Embracing Neighborhood Greenways

Riding home tonight was the first time I left the excitement of 45th for a quieter parallel street. I love that we’re on the road to Neighborhood Greenways, but I’m having trouble with the idea of giving up my cycle along my neighborhood’s main drag. In case greenways are new to you, here’s the definition from Seattle Neighborhood Greenways:

Neighborhood Greenways are dedicated residential streets, often paralleling an arterial, with low traffic volume and traffic speeds. Neighborhood Greenways are mapped to be an extended connection between parks, schools, libraries and neighborhood businesses, while providing a quieter, slower paced place where bicycles, pedestrians and neighbors’ safety are all given priority.

Granted, I’d already gone 9 of my 11 blocks and the decision to move over a block was partially based on not wanting to wait for a light to turn green, but also on the woman in the SUV talking on her cell phone who screeched to a halt next to me, almost running the red light. But I’ve been meaning to force myself to get used to riding on more quiet streets. We’re not often out after dark these days, but we’d had a bikey dinner date with a friend and her two kids who came by Madsen bucket bike. She had a much worse experience on her way home–a motorist nearly hit her while she walked her very lit-up bike through an intersection. So yeah, definitely time to embrace Neighborhood Greenways.

Earlier in the day, the travel was all good, though. I climbed Fremont Avenue again, this time just with the lighter kid. I was feeling pretty accomplished until I saw a guy on a bakfiets cruise by in the other direction. I believe this is the same bakfiets I usually see parked at Streambox on Westlake so this guy goes up and down this hill every day.

My destination was the Phinney Market Pub & Eatery, which has the greatest double-decker train table. I’ve biked by in the evening and seen the place packed, but it’s been fairly slow the few times I’ve visited in the morning.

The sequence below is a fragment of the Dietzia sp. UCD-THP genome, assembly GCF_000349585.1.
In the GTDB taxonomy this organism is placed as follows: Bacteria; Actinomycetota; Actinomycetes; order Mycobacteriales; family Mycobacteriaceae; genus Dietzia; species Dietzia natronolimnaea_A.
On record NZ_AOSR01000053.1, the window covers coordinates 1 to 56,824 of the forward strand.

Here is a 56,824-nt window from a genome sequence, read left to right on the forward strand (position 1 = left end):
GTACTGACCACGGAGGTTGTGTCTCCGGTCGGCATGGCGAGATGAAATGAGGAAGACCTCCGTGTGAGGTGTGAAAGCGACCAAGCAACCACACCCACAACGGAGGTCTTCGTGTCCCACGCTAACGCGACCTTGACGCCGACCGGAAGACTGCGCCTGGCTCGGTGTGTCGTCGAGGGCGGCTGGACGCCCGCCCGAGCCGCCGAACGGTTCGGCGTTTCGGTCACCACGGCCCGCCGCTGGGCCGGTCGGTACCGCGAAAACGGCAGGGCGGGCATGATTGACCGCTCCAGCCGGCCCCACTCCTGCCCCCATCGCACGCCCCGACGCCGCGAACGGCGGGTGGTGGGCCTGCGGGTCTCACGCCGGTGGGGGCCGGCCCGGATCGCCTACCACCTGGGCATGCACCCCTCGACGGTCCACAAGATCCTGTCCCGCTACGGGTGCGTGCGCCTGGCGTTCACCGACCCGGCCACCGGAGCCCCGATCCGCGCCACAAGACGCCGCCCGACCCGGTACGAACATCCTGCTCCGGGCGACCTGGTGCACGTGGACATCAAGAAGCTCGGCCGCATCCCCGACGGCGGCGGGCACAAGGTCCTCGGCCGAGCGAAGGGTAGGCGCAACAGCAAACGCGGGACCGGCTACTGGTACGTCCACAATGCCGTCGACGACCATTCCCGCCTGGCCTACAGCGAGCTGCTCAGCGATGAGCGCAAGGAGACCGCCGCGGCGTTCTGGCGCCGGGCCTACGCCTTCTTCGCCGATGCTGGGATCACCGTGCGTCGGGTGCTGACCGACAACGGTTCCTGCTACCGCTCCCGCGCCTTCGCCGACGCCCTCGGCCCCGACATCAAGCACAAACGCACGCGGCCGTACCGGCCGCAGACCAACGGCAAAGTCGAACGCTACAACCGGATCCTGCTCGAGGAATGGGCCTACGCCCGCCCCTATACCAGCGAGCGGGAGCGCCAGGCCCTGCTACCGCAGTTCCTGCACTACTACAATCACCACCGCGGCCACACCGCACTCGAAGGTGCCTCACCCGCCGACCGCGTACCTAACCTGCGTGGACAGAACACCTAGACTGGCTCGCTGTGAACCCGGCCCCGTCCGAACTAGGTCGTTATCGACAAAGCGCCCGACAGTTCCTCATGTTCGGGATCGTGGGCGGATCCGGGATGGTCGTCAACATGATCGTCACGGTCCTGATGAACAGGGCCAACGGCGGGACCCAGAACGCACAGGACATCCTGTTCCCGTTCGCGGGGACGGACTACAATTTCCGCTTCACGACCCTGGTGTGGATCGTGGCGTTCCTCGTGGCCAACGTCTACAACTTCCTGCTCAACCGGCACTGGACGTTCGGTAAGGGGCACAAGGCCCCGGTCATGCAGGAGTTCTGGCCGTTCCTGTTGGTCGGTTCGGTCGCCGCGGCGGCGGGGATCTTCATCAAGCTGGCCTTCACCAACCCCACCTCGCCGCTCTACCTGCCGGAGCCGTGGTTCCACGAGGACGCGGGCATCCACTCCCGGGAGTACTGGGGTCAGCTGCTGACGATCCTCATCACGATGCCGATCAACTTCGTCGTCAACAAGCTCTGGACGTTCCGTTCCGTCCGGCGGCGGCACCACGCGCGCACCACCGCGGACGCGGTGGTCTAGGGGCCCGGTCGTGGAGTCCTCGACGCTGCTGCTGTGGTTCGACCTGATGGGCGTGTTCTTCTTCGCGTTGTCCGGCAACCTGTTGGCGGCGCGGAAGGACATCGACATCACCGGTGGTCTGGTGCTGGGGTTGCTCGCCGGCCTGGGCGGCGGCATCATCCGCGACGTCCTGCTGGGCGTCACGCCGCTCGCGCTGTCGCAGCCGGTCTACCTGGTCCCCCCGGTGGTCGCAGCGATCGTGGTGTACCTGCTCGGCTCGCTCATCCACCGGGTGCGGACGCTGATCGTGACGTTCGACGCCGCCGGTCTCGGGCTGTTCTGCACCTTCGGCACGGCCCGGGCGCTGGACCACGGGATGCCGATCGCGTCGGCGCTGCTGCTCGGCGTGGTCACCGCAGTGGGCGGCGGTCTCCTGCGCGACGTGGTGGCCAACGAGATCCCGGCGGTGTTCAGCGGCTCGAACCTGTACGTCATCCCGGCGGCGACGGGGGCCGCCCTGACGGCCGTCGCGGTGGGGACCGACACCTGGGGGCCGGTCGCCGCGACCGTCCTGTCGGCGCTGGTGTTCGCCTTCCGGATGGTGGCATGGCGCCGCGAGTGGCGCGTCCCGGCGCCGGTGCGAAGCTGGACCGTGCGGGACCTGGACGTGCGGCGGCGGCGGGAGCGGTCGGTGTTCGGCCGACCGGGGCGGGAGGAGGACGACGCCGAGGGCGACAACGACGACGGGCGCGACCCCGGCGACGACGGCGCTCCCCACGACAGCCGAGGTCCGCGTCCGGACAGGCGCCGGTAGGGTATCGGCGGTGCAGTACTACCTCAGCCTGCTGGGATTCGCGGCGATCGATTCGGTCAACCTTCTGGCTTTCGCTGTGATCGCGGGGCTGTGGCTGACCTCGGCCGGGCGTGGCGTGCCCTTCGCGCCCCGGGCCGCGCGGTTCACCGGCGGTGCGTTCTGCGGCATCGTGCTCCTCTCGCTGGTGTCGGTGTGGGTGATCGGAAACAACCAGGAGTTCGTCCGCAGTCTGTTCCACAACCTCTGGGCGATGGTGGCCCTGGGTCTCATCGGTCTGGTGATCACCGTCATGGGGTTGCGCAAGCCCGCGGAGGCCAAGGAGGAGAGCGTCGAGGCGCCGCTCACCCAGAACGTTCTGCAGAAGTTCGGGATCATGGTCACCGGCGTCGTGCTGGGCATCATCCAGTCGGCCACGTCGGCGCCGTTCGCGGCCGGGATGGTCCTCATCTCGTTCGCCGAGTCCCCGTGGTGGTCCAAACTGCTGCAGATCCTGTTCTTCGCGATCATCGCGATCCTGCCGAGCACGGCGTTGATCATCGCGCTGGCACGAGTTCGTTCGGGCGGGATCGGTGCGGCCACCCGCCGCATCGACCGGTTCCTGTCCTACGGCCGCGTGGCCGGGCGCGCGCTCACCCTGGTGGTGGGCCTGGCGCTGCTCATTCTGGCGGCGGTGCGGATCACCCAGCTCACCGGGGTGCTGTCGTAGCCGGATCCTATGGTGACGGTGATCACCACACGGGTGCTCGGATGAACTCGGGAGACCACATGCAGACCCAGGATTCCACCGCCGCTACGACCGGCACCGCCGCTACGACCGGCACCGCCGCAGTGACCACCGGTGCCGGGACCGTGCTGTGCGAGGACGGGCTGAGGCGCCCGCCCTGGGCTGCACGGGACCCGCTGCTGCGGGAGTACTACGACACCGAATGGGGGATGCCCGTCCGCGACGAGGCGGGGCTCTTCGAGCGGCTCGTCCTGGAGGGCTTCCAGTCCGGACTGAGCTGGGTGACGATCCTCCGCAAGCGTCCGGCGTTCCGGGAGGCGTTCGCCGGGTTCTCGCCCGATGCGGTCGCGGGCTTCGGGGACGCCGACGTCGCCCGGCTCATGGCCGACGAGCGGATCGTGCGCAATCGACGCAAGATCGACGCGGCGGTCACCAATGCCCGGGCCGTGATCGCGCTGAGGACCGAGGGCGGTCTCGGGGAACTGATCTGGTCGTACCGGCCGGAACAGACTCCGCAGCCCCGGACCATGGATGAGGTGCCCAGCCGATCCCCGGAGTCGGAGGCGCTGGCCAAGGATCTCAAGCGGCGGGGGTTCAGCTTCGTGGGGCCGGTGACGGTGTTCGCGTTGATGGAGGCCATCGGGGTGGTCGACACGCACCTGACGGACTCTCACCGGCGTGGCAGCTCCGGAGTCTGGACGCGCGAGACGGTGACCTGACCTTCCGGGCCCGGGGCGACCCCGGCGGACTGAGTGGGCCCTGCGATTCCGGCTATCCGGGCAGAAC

Ryan of Go Means Go met me there so I could give him the awesome bikey tie I scored at the bins on Sunday. I’ve heard of Cycle Cap Tuesday, but apparently there is also Tie Tuesday so the timing was perfect. Mostly he listened to me whine about having to roll up my pant leg until Edward comes up with chain guard solution, but we also talked about other bike, Seattle, and train stuff.

I was a little disappointed Ryan didn’t put a Go Means Go sticker on the bike rack outside Phinney Market (I’d even taken a “before” picture of the rack, but he’s out of stickers!), but he’s printing more soon. Here’s a picture of him and his Raleigh looking tiny compared to my massive bike.

Apparently Ryan is thinking about a cargo bike for himself. He thinks he wants a bakfiets, but this is based on having dragged trailers around and wanting his cargo in front of him. I extolled the virtues of the Big Dummy, of course. Not sure how effective my “two kids, two balance bikes, and five hours worth of snacks!” was. I’m not sure what that correlates to in his world.

His regular-sized bike has a great rack, though, so he can carry more cargo than the average Joe. It’s got a nice bell as well. I’m still on the lookout for he right bell for my bike, but I don’t know how gold will go with my pink/black theme. Plus, imagine how annoying for everyone to have to hear me chirp, “It’s the same bell Go Means Go has!”

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